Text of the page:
Upon default, all of the well-pleaded facts alleged in the complaint may be taken as true for purposes of liability. See Ryan v. Homecomings Fin. Network, 253 F.3d 778, 780 (4th Cir. 2001) ("[T]he defendant, by his default, admits plaintiff's well-pleaded allegations of fact[.]") (internal citation omitted); see also Fed.R.Civ.P. 8(b)(6). Accordingly, in the default judgment context, the "appropriate inquiry is whether or not the face of the pleadings supports the default judgment and the causes of action therein." Anderson v. Found. for Advancement, Educ. & Emp't of Am. Indians, No. 99-1508, 1999 U.S.App. LEXIS 18633, at *2 (4th Cir. Aug. 10, 1999).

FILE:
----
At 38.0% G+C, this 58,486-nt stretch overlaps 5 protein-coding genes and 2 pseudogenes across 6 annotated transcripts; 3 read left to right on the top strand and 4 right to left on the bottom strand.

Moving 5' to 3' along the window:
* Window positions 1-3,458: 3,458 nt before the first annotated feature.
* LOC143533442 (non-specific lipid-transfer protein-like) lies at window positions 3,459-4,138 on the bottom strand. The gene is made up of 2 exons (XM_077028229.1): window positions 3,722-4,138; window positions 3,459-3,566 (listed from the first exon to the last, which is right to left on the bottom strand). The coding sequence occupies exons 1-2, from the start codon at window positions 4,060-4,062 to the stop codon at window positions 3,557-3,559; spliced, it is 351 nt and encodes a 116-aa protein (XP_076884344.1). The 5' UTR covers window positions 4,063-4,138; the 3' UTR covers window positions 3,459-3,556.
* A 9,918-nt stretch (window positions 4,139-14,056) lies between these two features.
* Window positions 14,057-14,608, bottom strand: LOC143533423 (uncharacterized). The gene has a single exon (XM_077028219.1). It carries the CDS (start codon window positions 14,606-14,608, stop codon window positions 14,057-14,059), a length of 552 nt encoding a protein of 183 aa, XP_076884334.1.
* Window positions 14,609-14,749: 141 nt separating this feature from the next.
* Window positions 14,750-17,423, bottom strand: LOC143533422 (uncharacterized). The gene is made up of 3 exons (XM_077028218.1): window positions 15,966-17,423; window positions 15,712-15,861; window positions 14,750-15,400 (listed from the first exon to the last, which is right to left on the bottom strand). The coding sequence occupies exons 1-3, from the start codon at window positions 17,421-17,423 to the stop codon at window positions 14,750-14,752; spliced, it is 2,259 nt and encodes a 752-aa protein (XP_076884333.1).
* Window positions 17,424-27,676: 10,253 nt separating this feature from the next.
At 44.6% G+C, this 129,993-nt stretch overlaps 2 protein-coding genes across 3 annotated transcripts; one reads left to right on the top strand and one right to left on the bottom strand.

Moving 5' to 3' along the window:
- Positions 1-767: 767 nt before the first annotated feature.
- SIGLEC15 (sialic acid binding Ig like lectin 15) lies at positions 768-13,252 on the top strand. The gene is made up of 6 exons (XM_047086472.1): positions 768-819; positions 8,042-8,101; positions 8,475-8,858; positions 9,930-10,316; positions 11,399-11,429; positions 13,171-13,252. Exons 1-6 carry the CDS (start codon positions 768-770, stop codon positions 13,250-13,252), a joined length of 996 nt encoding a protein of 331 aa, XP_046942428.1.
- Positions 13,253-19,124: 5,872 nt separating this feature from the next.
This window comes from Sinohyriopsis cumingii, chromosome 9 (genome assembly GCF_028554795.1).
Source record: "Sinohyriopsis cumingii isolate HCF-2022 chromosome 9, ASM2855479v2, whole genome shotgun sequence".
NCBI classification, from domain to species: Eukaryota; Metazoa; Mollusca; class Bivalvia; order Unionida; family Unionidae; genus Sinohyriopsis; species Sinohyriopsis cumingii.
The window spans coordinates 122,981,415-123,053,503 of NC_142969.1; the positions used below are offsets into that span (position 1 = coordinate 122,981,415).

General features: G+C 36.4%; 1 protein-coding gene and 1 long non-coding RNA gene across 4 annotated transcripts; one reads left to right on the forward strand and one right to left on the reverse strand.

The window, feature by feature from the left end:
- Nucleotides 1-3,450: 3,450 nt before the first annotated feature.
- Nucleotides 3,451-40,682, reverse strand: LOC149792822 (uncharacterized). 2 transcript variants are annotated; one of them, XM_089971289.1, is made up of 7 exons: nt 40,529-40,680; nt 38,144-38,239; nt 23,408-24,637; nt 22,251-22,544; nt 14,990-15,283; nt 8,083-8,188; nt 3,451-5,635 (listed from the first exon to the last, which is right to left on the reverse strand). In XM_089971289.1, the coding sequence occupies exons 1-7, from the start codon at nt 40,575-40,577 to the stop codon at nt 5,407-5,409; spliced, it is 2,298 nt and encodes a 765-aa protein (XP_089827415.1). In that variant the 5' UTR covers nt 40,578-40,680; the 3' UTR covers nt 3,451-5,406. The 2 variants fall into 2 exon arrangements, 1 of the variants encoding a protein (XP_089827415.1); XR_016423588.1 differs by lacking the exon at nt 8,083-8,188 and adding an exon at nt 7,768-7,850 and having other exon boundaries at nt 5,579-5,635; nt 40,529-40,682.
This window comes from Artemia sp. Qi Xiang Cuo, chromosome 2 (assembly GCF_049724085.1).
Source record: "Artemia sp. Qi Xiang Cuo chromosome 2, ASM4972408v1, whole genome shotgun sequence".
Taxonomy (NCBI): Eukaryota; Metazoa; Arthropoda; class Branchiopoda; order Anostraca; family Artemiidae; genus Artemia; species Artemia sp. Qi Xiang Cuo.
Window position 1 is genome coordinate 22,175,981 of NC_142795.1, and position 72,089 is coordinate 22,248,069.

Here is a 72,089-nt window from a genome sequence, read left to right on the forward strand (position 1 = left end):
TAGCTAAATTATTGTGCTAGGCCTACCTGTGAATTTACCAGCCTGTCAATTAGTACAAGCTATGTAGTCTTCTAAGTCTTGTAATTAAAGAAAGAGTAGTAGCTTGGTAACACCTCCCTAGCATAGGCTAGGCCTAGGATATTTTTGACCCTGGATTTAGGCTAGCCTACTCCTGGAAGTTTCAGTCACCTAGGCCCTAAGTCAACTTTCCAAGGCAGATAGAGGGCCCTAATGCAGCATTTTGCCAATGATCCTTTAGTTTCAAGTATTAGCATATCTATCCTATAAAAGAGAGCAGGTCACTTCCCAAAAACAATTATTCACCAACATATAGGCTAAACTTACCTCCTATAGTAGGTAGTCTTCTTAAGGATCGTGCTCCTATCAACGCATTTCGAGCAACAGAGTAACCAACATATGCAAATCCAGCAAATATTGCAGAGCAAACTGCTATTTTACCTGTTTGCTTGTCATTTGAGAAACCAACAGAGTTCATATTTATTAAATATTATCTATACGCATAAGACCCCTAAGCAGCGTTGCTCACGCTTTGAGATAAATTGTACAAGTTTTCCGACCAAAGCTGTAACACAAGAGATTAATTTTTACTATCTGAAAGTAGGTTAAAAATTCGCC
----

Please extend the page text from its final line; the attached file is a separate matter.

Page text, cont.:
If the facts alleged in the complaint are sufficient to establish liability, the court must then determine the appropriate amount of damages. Ryan, 253 F.3d at 780-81. In so doing, the court may conduct an evidentiary hearing under Rule 55(b)(2). The court may also make a determination of damages without a hearing as long as there is an adequate evidentiary basis in the record for the award. See Anderson, 155 F.3d at 507 (noting that "in some circumstances a district court entering a default judgment may award damages ascertainable from the pleadings without holding a hearing").